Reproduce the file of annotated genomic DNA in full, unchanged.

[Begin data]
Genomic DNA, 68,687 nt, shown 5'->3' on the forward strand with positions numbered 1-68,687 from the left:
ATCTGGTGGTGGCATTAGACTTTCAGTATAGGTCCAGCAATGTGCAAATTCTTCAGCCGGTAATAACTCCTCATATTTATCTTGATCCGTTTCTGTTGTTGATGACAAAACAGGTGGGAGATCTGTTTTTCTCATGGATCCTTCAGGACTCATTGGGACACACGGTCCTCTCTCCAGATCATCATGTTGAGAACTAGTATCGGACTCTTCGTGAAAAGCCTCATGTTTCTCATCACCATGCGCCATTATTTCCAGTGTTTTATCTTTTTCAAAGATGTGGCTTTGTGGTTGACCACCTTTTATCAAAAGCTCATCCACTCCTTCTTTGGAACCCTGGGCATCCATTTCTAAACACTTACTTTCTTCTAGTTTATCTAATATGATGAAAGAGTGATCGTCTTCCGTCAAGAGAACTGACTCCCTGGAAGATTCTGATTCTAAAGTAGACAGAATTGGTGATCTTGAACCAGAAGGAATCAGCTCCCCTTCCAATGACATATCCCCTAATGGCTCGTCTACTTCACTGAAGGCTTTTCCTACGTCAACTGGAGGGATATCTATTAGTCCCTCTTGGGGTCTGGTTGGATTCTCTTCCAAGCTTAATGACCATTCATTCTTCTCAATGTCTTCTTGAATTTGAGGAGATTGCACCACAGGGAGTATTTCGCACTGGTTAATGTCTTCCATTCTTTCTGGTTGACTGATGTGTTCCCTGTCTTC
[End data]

Genomic DNA, 68,687 nt, shown 5'->3' on the forward strand with positions numbered 1-68,687 from the left:
ATCTGGTGGTGGCATTAGACTTTCAGTATAGGTCCAGCAATGTGCAAATTCTTCAGCCGGTAATAACTCCTCATATTTATCTTGATCCGTTTCTGTTGTTGATGACAAAACAGGTGGGAGATCTGTTTTTCTCATGGATCCTTCAGGACTCATTGGGACACACGGTCCTCTCTCCAGATCATCATGTTGAGAACTAGTATCGGACTCTTCGTGAAAAGCCTCATGTTTCTCATCACCATGCGCCATTATTTCCAGTGTTTTATCTTTTTCAAAGATGTGGCTTTGTGGTTGACCACCTTTTATCAAAAGCTCATCCACTCCTTCTTTGGAACCCTGGGCATCCATTTCTAAACACTTACTTTCTTCTAGTTTATCTAATATGATGAAAGAGTGATCGTCTTCCGTCAAGAGAACTGACTCCCTGGAAGATTCTGATTCTAAAGTAGACAGAATTGGTGATCTTGAACCAGAAGGAATCAGCTCCCCTTCCAATGACATATCCCCTAATGGCTCGTCTACTTCACTGAAGGCTTTTCCTACGTCAACTGGAGGGATATCTATTAGTCCCTCTTGGGGTCTGGTTGGATTCTCTTCCAAGCTTAATGACCATTCATTCTTCTCAATGTCTTCTTGAATTTGAGGAGATTGCACCACAGGGAGTATTTCGCACTGGTTAATGTCTTCCATTCTTTCTGGTTGACTGATGTGTTCCCTGTCTTC